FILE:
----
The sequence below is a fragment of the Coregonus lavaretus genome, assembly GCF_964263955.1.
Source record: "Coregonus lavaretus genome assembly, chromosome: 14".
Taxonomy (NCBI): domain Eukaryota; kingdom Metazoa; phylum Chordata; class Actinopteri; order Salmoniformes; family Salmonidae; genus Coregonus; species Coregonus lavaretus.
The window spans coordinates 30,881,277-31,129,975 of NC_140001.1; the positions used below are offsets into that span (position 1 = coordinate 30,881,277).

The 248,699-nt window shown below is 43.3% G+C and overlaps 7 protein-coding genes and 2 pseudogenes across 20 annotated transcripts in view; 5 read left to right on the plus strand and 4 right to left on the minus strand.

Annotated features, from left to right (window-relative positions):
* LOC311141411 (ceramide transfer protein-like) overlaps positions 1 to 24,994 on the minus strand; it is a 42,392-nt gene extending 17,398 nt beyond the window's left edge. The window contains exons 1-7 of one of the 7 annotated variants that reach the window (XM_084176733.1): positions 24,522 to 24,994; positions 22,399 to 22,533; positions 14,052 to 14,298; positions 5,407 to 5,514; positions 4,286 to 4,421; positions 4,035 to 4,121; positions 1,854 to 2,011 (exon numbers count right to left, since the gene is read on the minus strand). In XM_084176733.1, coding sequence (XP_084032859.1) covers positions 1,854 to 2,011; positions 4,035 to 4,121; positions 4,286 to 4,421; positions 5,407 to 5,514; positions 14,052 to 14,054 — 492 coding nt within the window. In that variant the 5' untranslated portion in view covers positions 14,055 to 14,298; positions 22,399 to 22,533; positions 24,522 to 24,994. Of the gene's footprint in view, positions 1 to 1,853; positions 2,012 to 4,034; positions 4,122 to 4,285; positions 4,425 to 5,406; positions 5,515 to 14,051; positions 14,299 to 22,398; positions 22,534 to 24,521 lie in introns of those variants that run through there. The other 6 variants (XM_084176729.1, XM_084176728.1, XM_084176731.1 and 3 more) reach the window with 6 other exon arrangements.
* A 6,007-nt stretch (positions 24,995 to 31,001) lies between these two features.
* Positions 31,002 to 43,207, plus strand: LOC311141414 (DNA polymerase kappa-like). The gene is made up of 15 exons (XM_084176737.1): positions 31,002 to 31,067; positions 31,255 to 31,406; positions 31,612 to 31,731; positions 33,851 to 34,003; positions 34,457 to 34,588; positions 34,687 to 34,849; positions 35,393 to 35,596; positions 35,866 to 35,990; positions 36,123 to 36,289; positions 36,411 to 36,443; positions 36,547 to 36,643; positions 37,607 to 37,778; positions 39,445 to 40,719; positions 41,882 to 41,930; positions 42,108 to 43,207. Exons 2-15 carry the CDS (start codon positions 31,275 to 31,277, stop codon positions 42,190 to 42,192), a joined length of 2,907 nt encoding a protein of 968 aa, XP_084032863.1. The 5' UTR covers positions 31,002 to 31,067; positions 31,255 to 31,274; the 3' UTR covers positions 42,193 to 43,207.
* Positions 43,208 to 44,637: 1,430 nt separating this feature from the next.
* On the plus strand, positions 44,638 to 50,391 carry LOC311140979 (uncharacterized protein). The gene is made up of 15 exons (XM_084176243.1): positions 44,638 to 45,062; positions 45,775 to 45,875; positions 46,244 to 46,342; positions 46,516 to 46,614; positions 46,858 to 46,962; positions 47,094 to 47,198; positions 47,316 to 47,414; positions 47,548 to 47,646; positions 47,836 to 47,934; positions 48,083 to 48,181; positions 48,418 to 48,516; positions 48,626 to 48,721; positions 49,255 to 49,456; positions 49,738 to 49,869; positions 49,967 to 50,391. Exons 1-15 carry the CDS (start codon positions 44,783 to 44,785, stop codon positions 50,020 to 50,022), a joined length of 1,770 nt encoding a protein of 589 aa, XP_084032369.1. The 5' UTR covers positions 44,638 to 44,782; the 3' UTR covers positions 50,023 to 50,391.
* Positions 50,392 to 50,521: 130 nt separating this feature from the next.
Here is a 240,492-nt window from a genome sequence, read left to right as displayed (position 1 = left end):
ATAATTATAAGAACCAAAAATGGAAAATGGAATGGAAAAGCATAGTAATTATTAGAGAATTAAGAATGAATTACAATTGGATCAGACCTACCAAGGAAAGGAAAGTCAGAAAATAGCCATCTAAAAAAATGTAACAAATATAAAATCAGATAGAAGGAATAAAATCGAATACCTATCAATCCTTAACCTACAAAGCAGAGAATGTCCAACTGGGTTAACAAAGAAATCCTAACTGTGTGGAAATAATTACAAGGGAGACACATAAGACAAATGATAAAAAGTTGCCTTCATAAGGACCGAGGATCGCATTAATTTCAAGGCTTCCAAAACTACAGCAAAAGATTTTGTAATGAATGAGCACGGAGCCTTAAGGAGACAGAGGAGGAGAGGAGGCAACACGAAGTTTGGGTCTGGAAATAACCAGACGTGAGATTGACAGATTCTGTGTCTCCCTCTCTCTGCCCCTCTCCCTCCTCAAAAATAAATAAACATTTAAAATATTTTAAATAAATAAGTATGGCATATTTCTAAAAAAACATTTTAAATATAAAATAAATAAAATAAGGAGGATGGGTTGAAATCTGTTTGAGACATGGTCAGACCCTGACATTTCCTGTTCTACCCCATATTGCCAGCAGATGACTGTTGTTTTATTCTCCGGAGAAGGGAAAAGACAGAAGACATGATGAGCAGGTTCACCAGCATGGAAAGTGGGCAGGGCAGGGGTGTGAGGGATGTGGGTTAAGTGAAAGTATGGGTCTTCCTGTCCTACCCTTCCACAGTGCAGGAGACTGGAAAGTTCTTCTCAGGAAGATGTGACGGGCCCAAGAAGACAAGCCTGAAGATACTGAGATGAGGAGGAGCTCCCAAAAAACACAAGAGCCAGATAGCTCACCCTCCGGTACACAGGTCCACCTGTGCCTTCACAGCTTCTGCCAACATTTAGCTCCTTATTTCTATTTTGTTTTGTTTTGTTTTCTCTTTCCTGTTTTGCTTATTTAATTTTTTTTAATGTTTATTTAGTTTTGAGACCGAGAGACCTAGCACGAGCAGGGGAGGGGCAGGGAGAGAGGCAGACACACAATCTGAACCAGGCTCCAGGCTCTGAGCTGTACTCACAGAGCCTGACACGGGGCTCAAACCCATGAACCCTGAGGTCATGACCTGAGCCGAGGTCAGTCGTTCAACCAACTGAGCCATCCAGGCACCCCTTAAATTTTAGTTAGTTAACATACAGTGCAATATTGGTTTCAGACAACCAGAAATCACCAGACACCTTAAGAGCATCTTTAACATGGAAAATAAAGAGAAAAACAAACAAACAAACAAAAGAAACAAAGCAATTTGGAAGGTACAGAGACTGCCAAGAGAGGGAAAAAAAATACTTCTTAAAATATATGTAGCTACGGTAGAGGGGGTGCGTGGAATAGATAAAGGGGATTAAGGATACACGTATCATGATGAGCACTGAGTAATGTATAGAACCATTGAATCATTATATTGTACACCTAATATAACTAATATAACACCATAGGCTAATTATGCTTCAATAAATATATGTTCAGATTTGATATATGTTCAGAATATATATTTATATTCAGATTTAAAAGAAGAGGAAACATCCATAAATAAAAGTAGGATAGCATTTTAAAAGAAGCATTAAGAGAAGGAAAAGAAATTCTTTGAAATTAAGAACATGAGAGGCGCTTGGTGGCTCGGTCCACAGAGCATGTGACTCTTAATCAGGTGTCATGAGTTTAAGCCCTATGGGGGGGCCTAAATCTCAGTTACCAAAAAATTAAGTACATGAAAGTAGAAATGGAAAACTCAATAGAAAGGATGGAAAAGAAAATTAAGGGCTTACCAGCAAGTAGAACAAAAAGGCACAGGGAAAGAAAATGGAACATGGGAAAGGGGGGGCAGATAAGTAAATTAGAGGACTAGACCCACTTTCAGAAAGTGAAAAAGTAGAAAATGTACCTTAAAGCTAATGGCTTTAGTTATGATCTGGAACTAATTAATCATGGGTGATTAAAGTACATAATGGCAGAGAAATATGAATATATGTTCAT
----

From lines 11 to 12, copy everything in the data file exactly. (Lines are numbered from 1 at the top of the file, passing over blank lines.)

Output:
* On the plus strand, positions 44,638 to 50,391 carry LOC311140979 (uncharacterized protein). The gene is made up of 15 exons (XM_084176243.1): positions 44,638 to 45,062; positions 45,775 to 45,875; positions 46,244 to 46,342; positions 46,516 to 46,614; positions 46,858 to 46,962; positions 47,094 to 47,198; positions 47,316 to 47,414; positions 47,548 to 47,646; positions 47,836 to 47,934; positions 48,083 to 48,181; positions 48,418 to 48,516; positions 48,626 to 48,721; positions 49,255 to 49,456; positions 49,738 to 49,869; positions 49,967 to 50,391. Exons 1-15 carry the CDS (start codon positions 44,783 to 44,785, stop codon positions 50,020 to 50,022), a joined length of 1,770 nt encoding a protein of 589 aa, XP_084032369.1. The 5' UTR covers positions 44,638 to 44,782; the 3' UTR covers positions 50,023 to 50,391.
* Positions 50,392 to 50,521: 130 nt separating this feature from the next.